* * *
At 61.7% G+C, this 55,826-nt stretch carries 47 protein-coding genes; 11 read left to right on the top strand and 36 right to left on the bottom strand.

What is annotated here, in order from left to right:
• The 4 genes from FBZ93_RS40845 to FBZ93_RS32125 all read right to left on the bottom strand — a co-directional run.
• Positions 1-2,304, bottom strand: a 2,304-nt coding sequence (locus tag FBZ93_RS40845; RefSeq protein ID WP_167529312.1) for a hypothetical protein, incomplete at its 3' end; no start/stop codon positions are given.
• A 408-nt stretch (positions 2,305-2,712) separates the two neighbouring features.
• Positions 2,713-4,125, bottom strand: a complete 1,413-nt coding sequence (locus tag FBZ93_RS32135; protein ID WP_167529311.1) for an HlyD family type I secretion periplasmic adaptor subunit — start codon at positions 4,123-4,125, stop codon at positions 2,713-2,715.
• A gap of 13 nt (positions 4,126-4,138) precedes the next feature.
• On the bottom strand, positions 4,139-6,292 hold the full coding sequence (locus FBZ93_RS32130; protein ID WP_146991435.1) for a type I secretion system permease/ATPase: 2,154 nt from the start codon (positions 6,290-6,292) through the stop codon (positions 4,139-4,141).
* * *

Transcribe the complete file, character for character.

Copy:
At 61.7% G+C, this 55,826-nt stretch carries 47 protein-coding genes; 11 read left to right on the top strand and 36 right to left on the bottom strand.

What is annotated here, in order from left to right:
• The 4 genes from FBZ93_RS40845 to FBZ93_RS32125 all read right to left on the bottom strand — a co-directional run.
• Positions 1-2,304, bottom strand: a 2,304-nt coding sequence (locus tag FBZ93_RS40845; RefSeq protein ID WP_167529312.1) for a hypothetical protein, incomplete at its 3' end; no start/stop codon positions are given.
• A 408-nt stretch (positions 2,305-2,712) separates the two neighbouring features.
• Positions 2,713-4,125, bottom strand: a complete 1,413-nt coding sequence (locus tag FBZ93_RS32135; protein ID WP_167529311.1) for an HlyD family type I secretion periplasmic adaptor subunit — start codon at positions 4,123-4,125, stop codon at positions 2,713-2,715.
• A gap of 13 nt (positions 4,126-4,138) precedes the next feature.
• On the bottom strand, positions 4,139-6,292 hold the full coding sequence (locus FBZ93_RS32130; protein ID WP_146991435.1) for a type I secretion system permease/ATPase: 2,154 nt from the start codon (positions 6,290-6,292) through the stop codon (positions 4,139-4,141).